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Nancy said:
Since you seemed quite worked up over it, one might ask "whose chains?"
======================
That's interesting. "seemed" to you maybe. This is a very
incomplete medium. As I remember, I was in a hurry, and the
words "women's liberation" or "women's movement" wouldn't
come to mind, but feminism did. To me they're all much of
a muchness. I suppose if one needed an arbiter, the OED
would do.

So tell me, where in the pantheon of women's issues
would you put my favourite feminist, Eleanor of Aquitaine,
and what label would you give her?

As Joyce said, (somewhere? - FW?) "Love thy label as thy self."

Dr. Peter C. Montgomery
Dept. of English
Camosun College
3100 Foul Bay Rd.
Victoria, BC CANADA V8P 5J2
[log in to unmask]
www.camosun.bc.ca/~peterm


-----Original Message-----
From: Nancy Gish [mailto:[log in to unmask]]
Sent: Monday, December 02, 2002 6:45 PM
To: [log in to unmask]
Subject: Re: What the word feminism means


Since you seemed quite worked up over it, one might ask "whose chains?"

It remains difficult to understand your stake in redifining the word for
whatever purposes you choose.  But the topic has no doubt run dry as it is
an issue of historical definitions and not really a debate about any
feminist
ideas.
Nancy


Date sent:              Mon, 2 Dec 2002 18:30:50 -0800
Send reply to:          "T. S. Eliot Discussion forum."
<[log in to unmask]>
From:                   Peter Montgomery <[log in to unmask]>
Subject:                Re: What the word feminism means
To:                     [log in to unmask]

My original comment, which I have long since aborted
so I can't do a replay here, was simply a facetious
aside; that it yanked such chains is to me a wonder.

Dr. Peter C. Montgomery
Dept. of English
Camosun College
3100 Foul Bay Rd.
Victoria, BC CANADA V8P 5J2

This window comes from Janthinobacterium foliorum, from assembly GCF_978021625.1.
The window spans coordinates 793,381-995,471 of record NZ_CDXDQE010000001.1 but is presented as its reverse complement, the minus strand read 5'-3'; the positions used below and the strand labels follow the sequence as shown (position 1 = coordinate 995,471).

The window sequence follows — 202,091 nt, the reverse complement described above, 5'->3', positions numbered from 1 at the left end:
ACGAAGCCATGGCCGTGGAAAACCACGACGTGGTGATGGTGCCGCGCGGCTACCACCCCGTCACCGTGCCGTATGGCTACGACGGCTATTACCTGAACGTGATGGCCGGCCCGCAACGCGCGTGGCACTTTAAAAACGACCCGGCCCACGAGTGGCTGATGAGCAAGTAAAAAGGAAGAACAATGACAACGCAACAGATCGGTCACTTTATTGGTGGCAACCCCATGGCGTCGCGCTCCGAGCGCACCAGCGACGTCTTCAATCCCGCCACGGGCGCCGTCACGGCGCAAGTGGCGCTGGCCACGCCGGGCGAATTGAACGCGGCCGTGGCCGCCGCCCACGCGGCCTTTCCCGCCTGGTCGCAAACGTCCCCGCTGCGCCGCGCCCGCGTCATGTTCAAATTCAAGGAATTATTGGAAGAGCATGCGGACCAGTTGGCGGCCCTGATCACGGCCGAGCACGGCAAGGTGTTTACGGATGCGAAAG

[log in to unmask]
www.camosun.bc.ca/~peterm


-----Original Message-----
From: Carrol Cox [mailto:[log in to unmask]]
Sent: Monday, December 02, 2002 6:22 PM
To: [log in to unmask]
Subject: Re: What the word feminism means


Peter Montgomery wrote:
>
> From: Nancy Gish [mailto:[log in to unmask]]
> the fact that Thatcher is an assertive woman who had a great deal of
> power and no doubt benefited an a broadly general way from the
> developing idea that women could be in politics
> ================================================= For me, the above, as
> you have clearly stated it, was most of the issue, and you seemed very
> reluctant to admit it.
>
> The other part of my point was that the injection of the anima
> factor into politics has not brought about the much vaunted
> changes in less hostility and more compassion that were promoted.
>

(1) We were reluctant to "admit it" because it seems too utterly trivial
to be an issue. I guess I don't understand at all why you even wanted to
mention it.

(2) "Much vaunted changes" seems to refer to a world that doesn't exist. I
would like to know who did the vaunting. I'm not asking for particular
examples -- you can find examples of any damn thing. Someplace in this
hemisphere there is a black woman advocating male and white supremacy on
the basis of a christian atheism. You have to show, for example, that a
politically important sector of the women's liberation movement (regarded
as politically important by most sectors of that movement) advocated ERA
on the basis of its bringing less hostility etc. I don't believe that such
a sector existed. Hence I don't find the non-existence of the "change" of
much interest.

(2a) On there being examples of "any damn thing," there is a recent
book, _Marx's Revenge_ out by s Desai [don't know who he is], the thesis
of which is "capitalism is the true revolutionary force today so Marx
would be a capitalist" now. (I understand that he argues that today Marx
would be a follower of Hayek.)

Carrol